So, we decided to hire two bikes and go out riding most days. The bikes have been a great way to explore the local villages and have the added benefit of getting some exercise and hopefully shifting a few kilos. I’m not so sure the later is working, they seem to falsely justify eating more!
Both of us speak very basic, you could say, pathetic French. Though to the amusement of the French, we are willing to give it a go. But rattling off a well rehearsed phrase like a parrot can get you into more trouble, when they reply back in rapid French. It’s worth throwing in early ” Je suis Australien, et parle un peu Français.”
Lets face it, being Australian does have advantages; we are generally considered the more exotic and preferred tourist, over other English-speaking countries. I say “milk it when you can.”
To date we’ve always experienced people with good humour and enough English, or at least sign language, to help us get by.
One Friday night we find found ourselves at a local tavern in Minzac. There was live entertainment from Jacques and he enjoyed involving guests. He was very excited to discover we were Australians and announced this to everyone.
Suddenly, Don is part of the entertainment. Jacques hands him the mic and wants him to sing Hotel California. Well, it was a laugh and there are times when you are glad you will never see these people again!
We hadn’t expected any visitors during our stay, but had two friends surprise us. Don’s school friend, Bruce Wymond was in London for work and popped over for a weekend. Penny Arrow who we’d met skiing in Japan, took a detour from a trip to Spain and came to stay. It was lovely to catch-up and spend time with both.
As you should have gathered by now, I am not going to give a day by day description of our time in Villefranche. That would even bore me. In general; we played ‘tourist’ as little as possible.
Most of our exploring was on bike, or through living out our weeks as much as possible like locals. Buying from local wineries and markets at different villages, visiting the village fête’s of an evening.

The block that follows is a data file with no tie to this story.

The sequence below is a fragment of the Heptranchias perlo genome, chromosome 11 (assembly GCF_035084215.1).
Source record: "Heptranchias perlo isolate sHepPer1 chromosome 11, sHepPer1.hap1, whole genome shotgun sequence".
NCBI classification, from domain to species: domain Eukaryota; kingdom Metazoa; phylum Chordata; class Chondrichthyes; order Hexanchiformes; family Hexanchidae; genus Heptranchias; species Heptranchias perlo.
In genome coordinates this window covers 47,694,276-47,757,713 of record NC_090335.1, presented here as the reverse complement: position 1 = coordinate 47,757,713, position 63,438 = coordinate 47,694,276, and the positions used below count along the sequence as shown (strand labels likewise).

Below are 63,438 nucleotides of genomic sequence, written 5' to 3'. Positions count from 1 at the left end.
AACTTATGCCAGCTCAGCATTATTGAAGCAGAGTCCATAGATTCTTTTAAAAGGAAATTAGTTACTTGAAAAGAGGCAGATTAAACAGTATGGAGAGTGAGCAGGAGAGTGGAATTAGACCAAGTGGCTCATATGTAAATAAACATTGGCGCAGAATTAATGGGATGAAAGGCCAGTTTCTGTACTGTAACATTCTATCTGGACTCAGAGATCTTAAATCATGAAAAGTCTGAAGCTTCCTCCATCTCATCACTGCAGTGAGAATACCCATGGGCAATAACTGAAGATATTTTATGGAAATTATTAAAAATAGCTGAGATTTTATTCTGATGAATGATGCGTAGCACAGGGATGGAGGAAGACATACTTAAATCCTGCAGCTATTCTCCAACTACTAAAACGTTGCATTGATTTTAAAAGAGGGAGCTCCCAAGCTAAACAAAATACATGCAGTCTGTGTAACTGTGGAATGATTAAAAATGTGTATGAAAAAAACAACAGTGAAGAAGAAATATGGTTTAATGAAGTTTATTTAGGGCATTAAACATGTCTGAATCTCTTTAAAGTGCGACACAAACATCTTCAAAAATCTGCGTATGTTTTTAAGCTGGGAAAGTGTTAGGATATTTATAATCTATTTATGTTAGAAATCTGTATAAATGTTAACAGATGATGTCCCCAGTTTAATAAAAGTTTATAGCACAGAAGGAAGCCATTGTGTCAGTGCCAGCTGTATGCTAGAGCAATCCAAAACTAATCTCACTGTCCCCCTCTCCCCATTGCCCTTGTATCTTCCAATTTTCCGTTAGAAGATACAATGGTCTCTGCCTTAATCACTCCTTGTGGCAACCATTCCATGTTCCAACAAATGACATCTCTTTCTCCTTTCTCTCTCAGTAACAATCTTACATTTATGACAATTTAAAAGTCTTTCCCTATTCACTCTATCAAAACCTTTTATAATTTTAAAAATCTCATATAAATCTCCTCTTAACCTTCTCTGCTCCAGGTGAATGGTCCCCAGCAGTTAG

Some of the highlights include touring down the Dordogne visiting the towns of Beynac, Domme and Sarlat, on our way to pick-up Bruce. This is the more popular tourist end of the Dordogne.
Numerous medieval towns are set along the banks of the river, or perched above with fortified walls and towering castles. Well worth the visit, but we were glad to return to the peace and quiet of Beaulieu and our surrounding villages.
We took Bruce, on the way back to the airport, to visit the Lascaux II cave. The original cave dates back 17,300 years. This is certainly the oldest ´thing´we have visited on this trip. A bit sceptical at first about visiting a fake cave, until we learn why.
The original cave was discovered in 1940 and opened to the public in 1948, but the exposure to visitors breathing carbon dioxide was damaging the paintings and the cave was closed to the public in 1963.
Lascaux II is a near perfect replica, built 200 metres from the original site. It took 7 years to painstakingly construct and another 5 years to reproduce the art. Not only is the effort of replicating the cave impressive, so is its contents of Paleolithic cave paintings. The paintings of animals are all on the roof of the cave and the detail and colour is amazing.
Well, our three weeks has quickly come to an end. I had great expectations of catching up with emails, completing some boring admin and most importantly getting the blog up-to-date.
I didn’t quiet get there. Somehow time flies by, even when you think you have a lot of it. Before we knew it, we are back on the road continuing our tour through Europe.